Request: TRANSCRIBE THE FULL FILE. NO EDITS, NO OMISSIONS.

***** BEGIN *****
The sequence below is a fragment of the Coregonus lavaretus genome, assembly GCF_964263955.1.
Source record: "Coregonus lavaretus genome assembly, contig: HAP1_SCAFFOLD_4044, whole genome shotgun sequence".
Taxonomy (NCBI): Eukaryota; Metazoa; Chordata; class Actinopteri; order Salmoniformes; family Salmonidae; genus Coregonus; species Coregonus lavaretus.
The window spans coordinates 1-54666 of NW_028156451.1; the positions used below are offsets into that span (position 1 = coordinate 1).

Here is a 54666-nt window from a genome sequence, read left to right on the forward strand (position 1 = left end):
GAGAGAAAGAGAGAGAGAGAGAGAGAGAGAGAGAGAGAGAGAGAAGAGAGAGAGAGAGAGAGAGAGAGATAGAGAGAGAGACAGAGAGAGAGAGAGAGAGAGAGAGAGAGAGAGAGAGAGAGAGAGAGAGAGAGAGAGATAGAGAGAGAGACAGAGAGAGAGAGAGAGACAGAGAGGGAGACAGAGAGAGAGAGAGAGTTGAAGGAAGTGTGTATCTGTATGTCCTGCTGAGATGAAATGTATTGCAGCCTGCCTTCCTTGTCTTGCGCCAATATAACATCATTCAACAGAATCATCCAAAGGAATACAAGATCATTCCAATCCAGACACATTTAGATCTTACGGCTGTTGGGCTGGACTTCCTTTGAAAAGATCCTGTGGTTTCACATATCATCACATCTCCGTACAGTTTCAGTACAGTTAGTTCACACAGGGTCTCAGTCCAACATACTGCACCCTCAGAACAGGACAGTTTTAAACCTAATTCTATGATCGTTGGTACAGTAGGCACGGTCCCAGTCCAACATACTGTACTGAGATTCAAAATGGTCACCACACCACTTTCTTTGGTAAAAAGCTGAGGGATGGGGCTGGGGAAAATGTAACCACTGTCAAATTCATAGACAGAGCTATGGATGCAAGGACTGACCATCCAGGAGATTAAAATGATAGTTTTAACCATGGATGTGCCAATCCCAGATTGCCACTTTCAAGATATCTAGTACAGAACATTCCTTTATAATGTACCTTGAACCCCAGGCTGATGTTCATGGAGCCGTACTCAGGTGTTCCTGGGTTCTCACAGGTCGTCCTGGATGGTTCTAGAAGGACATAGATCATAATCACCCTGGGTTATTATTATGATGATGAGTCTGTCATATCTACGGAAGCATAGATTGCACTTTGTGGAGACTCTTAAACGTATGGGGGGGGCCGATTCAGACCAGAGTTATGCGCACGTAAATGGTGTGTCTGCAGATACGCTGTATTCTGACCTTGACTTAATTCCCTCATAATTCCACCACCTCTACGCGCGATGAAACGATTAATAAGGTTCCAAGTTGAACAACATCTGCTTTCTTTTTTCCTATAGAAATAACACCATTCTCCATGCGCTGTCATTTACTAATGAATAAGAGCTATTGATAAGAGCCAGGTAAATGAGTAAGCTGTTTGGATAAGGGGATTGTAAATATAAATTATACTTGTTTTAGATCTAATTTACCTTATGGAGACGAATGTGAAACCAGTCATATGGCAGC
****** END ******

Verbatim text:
The sequence below is a fragment of the Coregonus lavaretus genome, assembly GCF_964263955.1.
Source record: "Coregonus lavaretus genome assembly, contig: HAP1_SCAFFOLD_4044, whole genome shotgun sequence".
Taxonomy (NCBI): Eukaryota; Metazoa; Chordata; class Actinopteri; order Salmoniformes; family Salmonidae; genus Coregonus; species Coregonus lavaretus.
The window spans coordinates 1-54666 of NW_028156451.1; the positions used below are offsets into that span (position 1 = coordinate 1).

Here is a 54666-nt window from a genome sequence, read left to right on the forward strand (position 1 = left end):
GAGAGAAAGAGAGAGAGAGAGAGAGAGAGAGAGAGAGAGAGAGAAGAGAGAGAGAGAGAGAGAGAGAGATAGAGAGAGAGACAGAGAGAGAGAGAGAGAGAGAGAGAGAGAGAGAGAGAGAGAGAGAGAGAGAGAGAGATAGAGAGAGAGACAGAGAGAGAGAGAGAGACAGAGAGGGAGACAGAGAGAGAGAGAGAGTTGAAGGAAGTGTGTATCTGTATGTCCTGCTGAGATGAAATGTATTGCAGCCTGCCTTCCTTGTCTTGCGCCAATATAACATCATTCAACAGAATCATCCAAAGGAATACAAGATCATTCCAATCCAGACACATTTAGATCTTACGGCTGTTGGGCTGGACTTCCTTTGAAAAGATCCTGTGGTTTCACATATCATCACATCTCCGTACAGTTTCAGTACAGTTAGTTCACACAGGGTCTCAGTCCAACATACTGCACCCTCAGAACAGGACAGTTTTAAACCTAATTCTATGATCGTTGGTACAGTAGGCACGGTCCCAGTCCAACATACTGTACTGAGATTCAAAATGGTCACCACACCACTTTCTTTGGTAAAAAGCTGAGGGATGGGGCTGGGGAAAATGTAACCACTGTCAAATTCATAGACAGAGCTATGGATGCAAGGACTGACCATCCAGGAGATTAAAATGATAGTTTTAACCATGGATGTGCCAATCCCAGATTGCCACTTTCAAGATATCTAGTACAGAACATTCCTTTATAATGTACCTTGAACCCCAGGCTGATGTTCATGGAGCCGTACTCAGGTGTTCCTGGGTTCTCACAGGTCGTCCTGGATGGTTCTAGAAGGACATAGATCATAATCACCCTGGGTTATTATTATGATGATGAGTCTGTCATATCTACGGAAGCATAGATTGCACTTTGTGGAGACTCTTAAACGTATGGGGGGGGCCGATTCAGACCAGAGTTATGCGCACGTAAATGGTGTGTCTGCAGATACGCTGTATTCTGACCTTGACTTAATTCCCTCATAATTCCACCACCTCTACGCGCGATGAAACGATTAATAAGGTTCCAAGTTGAACAACATCTGCTTTCTTTTTTCCTATAGAAATAACACCATTCTCCATGCGCTGTCATTTACTAATGAATAAGAGCTATTGATAAGAGCCAGGTAAATGAGTAAGCTGTTTGGATAAGGGGATTGTAAATATAAATTATACTTGTTTTAGATCTAATTTACCTTATGGAGACGAATGTGAAACCAGTCATATGGCAGC